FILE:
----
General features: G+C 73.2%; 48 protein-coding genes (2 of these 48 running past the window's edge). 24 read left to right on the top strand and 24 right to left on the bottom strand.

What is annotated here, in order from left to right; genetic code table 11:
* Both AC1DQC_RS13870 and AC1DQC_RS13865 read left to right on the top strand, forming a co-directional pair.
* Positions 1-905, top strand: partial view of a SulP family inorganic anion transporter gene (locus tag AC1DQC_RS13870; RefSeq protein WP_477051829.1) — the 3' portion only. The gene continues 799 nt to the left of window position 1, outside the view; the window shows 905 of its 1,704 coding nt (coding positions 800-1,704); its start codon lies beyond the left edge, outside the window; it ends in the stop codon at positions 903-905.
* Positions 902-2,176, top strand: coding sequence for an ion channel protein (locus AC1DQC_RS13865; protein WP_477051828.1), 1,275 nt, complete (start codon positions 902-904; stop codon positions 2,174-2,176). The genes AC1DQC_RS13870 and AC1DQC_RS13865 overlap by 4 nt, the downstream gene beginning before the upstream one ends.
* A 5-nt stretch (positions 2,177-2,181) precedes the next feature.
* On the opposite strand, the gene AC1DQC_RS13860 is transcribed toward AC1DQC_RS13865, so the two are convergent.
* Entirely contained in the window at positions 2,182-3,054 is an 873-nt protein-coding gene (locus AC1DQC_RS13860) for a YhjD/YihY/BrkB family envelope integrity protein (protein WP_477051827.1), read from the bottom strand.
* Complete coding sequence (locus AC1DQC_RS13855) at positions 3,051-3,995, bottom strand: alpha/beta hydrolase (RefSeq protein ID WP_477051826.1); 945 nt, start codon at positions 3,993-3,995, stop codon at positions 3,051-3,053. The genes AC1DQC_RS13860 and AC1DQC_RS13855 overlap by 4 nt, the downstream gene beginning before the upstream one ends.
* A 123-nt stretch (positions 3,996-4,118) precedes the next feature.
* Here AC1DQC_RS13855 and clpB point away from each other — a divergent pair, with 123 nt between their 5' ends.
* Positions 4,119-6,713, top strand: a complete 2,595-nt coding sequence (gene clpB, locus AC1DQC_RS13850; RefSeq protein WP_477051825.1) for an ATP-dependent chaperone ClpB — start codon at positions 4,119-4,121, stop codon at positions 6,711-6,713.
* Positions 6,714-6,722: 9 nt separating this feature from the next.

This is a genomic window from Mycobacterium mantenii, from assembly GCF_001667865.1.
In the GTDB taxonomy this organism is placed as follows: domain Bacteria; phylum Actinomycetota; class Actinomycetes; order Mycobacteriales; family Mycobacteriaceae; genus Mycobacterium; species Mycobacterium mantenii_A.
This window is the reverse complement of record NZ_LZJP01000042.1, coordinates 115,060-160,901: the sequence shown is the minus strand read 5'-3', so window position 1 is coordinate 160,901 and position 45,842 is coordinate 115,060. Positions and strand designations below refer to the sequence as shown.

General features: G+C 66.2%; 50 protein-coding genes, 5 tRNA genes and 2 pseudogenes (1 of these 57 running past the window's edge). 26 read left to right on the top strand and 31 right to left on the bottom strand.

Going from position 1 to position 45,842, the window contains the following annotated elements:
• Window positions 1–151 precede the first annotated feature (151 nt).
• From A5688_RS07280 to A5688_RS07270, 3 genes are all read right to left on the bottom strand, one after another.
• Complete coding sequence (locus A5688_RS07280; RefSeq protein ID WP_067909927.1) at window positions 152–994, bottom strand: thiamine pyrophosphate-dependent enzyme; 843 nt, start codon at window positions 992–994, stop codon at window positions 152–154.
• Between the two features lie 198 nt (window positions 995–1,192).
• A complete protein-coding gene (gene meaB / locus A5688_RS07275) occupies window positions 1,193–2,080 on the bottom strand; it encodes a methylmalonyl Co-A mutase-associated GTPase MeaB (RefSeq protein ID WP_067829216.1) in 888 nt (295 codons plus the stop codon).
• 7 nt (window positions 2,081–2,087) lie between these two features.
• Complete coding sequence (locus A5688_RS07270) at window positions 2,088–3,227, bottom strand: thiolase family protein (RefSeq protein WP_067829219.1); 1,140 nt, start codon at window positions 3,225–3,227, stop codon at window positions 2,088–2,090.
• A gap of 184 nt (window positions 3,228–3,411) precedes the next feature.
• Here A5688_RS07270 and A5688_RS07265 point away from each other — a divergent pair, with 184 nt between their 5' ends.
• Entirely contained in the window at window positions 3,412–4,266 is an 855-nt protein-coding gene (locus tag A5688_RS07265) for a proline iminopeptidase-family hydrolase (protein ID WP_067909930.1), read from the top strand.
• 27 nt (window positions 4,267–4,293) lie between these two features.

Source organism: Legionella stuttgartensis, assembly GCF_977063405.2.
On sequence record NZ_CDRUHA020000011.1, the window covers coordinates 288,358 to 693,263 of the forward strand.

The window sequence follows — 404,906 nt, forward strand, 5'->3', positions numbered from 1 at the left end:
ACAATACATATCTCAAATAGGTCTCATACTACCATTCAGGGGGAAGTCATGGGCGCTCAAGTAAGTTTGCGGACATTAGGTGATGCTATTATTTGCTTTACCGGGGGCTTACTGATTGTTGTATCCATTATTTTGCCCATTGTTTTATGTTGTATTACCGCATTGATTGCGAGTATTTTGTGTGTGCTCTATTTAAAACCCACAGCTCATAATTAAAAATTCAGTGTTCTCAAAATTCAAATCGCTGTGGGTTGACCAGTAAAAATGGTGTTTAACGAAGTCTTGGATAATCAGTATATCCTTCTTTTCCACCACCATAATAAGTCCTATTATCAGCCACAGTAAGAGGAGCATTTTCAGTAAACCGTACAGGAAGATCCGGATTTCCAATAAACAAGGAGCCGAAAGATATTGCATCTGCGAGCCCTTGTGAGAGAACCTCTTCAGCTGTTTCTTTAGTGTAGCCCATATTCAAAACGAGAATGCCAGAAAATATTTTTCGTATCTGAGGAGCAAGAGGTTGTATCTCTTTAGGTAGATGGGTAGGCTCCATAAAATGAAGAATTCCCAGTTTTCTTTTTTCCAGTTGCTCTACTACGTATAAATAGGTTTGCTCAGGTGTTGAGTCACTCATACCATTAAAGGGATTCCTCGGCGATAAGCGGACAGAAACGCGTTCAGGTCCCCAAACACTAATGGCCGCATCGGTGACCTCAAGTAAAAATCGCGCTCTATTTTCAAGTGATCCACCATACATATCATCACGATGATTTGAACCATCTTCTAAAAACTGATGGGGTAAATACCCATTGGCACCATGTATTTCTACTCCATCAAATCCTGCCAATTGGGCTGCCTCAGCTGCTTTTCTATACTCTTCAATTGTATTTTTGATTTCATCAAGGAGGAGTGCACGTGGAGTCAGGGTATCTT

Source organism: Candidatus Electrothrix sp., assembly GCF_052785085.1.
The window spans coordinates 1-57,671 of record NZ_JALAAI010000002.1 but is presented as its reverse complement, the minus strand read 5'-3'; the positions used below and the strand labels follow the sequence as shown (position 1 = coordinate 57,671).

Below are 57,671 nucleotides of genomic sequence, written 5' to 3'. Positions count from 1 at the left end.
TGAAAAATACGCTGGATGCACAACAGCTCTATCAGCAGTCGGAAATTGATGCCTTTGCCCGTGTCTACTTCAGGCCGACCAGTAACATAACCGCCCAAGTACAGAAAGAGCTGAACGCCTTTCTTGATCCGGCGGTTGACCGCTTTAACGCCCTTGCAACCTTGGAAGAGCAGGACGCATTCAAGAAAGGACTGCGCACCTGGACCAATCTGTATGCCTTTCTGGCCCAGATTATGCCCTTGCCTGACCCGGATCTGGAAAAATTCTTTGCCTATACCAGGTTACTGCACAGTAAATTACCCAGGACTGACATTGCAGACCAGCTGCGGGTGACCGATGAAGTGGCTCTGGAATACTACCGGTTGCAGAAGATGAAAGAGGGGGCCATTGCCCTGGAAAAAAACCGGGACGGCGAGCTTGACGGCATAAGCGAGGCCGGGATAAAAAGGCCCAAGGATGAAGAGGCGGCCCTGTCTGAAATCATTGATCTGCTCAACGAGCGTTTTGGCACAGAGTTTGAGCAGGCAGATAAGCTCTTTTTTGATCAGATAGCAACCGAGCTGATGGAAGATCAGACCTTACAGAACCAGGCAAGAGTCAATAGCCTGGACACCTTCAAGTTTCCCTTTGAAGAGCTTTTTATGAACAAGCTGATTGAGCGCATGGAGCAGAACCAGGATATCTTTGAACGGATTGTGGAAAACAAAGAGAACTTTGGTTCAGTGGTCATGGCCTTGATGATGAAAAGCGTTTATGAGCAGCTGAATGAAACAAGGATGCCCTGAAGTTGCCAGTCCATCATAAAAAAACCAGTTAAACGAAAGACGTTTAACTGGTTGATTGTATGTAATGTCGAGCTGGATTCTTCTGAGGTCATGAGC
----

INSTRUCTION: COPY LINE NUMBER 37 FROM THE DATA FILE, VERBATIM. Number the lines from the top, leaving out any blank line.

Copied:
TGAAAAATACGCTGGATGCACAACAGCTCTATCAGCAGTCGGAAATTGATGCCTTTGCCCGTGTCTACTTCAGGCCGACCAGTAACATAACCGCCCAAGTACAGAAAGAGCTGAACGCCTTTCTTGATCCGGCGGTTGACCGCTTTAACGCCCTTGCAACCTTGGAAGAGCAGGACGCATTCAAGAAAGGACTGCGCACCTGGACCAATCTGTATGCCTTTCTGGCCCAGATTATGCCCTTGCCTGACCCGGATCTGGAAAAATTCTTTGCCTATACCAGGTTACTGCACAGTAAATTACCCAGGACTGACATTGCAGACCAGCTGCGGGTGACCGATGAAGTGGCTCTGGAATACTACCGGTTGCAGAAGATGAAAGAGGGGGCCATTGCCCTGGAAAAAAACCGGGACGGCGAGCTTGACGGCATAAGCGAGGCCGGGATAAAAAGGCCCAAGGATGAAGAGGCGGCCCTGTCTGAAATCATTGATCTGCTCAACGAGCGTTTTGGCACAGAGTTTGAGCAGGCAGATAAGCTCTTTTTTGATCAGATAGCAACCGAGCTGATGGAAGATCAGACCTTACAGAACCAGGCAAGAGTCAATAGCCTGGACACCTTCAAGTTTCCCTTTGAAGAGCTTTTTATGAACAAGCTGATTGAGCGCATGGAGCAGAACCAGGATATCTTTGAACGGATTGTGGAAAACAAAGAGAACTTTGGTTCAGTGGTCATGGCCTTGATGATGAAAAGCGTTTATGAGCAGCTGAATGAAACAAGGATGCCCTGAAGTTGCCAGTCCATCATAAAAAAACCAGTTAAACGAAAGACGTTTAACTGGTTGATTGTATGTAATGTCGAGCTGGATTCTTCTGAGGTCATGAGC